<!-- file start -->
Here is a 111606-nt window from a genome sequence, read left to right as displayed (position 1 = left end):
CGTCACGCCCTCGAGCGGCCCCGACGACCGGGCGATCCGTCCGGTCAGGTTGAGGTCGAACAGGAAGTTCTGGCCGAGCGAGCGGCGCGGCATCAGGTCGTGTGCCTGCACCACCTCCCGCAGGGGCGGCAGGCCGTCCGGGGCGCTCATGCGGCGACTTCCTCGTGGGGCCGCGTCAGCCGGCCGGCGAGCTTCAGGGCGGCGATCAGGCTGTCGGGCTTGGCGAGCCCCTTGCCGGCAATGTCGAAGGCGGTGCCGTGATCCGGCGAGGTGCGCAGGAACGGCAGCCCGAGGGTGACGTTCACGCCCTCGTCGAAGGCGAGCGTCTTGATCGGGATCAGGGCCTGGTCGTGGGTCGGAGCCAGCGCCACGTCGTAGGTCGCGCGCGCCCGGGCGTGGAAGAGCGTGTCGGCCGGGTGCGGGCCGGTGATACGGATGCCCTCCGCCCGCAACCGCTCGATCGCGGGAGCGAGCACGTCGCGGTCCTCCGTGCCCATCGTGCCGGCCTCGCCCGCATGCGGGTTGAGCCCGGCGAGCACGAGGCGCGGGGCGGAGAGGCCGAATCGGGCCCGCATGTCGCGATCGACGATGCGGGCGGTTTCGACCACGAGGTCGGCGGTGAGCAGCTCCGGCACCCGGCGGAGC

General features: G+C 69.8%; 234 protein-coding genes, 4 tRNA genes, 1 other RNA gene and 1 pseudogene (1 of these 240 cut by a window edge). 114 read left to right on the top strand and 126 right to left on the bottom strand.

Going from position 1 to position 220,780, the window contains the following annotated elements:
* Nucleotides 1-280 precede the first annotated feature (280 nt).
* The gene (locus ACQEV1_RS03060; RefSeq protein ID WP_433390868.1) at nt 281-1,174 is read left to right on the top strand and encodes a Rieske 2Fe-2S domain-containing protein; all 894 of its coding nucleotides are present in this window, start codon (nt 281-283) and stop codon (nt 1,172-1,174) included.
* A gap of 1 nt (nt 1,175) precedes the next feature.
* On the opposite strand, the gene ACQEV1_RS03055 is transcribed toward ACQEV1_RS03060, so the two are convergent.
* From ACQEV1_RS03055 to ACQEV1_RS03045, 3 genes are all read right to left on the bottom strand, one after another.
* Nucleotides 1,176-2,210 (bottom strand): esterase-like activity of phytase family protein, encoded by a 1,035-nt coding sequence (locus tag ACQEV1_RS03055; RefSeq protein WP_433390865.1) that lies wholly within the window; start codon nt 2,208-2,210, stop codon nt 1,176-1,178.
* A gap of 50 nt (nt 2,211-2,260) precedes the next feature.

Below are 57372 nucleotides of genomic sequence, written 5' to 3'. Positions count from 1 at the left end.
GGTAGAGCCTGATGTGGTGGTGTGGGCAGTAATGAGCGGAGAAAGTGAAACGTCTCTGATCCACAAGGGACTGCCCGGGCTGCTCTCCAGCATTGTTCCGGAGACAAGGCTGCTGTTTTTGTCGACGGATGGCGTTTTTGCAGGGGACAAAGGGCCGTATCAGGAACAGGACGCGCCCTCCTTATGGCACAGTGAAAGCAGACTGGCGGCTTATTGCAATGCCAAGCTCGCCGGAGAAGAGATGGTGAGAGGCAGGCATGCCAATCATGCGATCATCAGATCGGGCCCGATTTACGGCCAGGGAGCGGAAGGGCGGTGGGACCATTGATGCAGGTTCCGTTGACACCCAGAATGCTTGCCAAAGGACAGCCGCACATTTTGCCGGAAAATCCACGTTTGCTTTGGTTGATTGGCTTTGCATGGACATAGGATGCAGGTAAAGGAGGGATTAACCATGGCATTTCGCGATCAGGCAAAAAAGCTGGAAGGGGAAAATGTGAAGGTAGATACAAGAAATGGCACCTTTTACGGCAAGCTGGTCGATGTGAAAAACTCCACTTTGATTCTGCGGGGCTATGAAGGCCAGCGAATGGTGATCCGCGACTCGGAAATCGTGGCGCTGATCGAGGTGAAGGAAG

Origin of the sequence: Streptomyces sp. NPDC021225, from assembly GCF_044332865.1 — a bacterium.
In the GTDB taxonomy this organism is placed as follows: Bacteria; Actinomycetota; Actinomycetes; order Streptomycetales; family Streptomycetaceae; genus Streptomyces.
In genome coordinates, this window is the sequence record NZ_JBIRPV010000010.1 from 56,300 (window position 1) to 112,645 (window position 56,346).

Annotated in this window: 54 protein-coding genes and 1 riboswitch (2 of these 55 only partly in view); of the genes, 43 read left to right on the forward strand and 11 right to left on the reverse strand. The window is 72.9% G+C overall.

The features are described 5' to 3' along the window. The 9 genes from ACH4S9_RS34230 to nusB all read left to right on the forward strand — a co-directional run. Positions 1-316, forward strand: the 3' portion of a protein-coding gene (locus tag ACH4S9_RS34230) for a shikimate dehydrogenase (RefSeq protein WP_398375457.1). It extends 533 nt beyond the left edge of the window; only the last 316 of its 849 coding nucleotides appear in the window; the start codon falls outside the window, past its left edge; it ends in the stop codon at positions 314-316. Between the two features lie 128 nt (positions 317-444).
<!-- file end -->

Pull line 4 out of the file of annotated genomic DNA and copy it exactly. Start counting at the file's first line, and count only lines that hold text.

Going from position 1 to position 220,780, the window contains the following annotated elements: